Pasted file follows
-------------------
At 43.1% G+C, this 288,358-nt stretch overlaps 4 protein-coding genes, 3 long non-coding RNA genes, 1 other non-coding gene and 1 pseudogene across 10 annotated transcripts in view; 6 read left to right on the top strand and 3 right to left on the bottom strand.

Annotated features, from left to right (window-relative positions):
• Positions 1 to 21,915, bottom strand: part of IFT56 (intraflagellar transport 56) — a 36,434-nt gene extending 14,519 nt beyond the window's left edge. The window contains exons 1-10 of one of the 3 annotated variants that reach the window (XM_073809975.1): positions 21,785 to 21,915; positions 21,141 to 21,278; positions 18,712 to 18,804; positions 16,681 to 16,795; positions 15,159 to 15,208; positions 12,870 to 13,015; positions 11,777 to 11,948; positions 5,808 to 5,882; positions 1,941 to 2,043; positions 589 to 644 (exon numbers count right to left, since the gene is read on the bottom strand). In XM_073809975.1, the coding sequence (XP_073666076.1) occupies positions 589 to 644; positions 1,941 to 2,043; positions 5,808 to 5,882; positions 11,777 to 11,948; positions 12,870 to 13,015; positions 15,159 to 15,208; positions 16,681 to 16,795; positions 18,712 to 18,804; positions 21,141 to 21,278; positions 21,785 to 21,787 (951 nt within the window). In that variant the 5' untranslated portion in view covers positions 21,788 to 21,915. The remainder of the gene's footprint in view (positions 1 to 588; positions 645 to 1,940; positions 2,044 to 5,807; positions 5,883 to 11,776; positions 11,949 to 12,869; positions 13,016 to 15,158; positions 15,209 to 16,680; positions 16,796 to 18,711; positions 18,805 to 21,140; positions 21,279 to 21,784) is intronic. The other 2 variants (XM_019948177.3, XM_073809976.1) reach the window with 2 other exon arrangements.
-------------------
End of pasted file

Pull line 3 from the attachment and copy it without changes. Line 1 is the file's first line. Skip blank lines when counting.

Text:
• Positions 1 to 21,915, bottom strand: part of IFT56 (intraflagellar transport 56) — a 36,434-nt gene extending 14,519 nt beyond the window's left edge. The window contains exons 1-10 of one of the 3 annotated variants that reach the window (XM_073809975.1): positions 21,785 to 21,915; positions 21,141 to 21,278; positions 18,712 to 18,804; positions 16,681 to 16,795; positions 15,159 to 15,208; positions 12,870 to 13,015; positions 11,777 to 11,948; positions 5,808 to 5,882; positions 1,941 to 2,043; positions 589 to 644 (exon numbers count right to left, since the gene is read on the bottom strand). In XM_073809975.1, the coding sequence (XP_073666076.1) occupies positions 589 to 644; positions 1,941 to 2,043; positions 5,808 to 5,882; positions 11,777 to 11,948; positions 12,870 to 13,015; positions 15,159 to 15,208; positions 16,681 to 16,795; positions 18,712 to 18,804; positions 21,141 to 21,278; positions 21,785 to 21,787 (951 nt within the window). In that variant the 5' untranslated portion in view covers positions 21,788 to 21,915. The remainder of the gene's footprint in view (positions 1 to 588; positions 645 to 1,940; positions 2,044 to 5,807; positions 5,883 to 11,776; positions 11,949 to 12,869; positions 13,016 to 15,158; positions 15,209 to 16,680; positions 16,796 to 18,711; positions 18,805 to 21,140; positions 21,279 to 21,784) is intronic. The other 2 variants (XM_019948177.3, XM_073809976.1) reach the window with 2 other exon arrangements.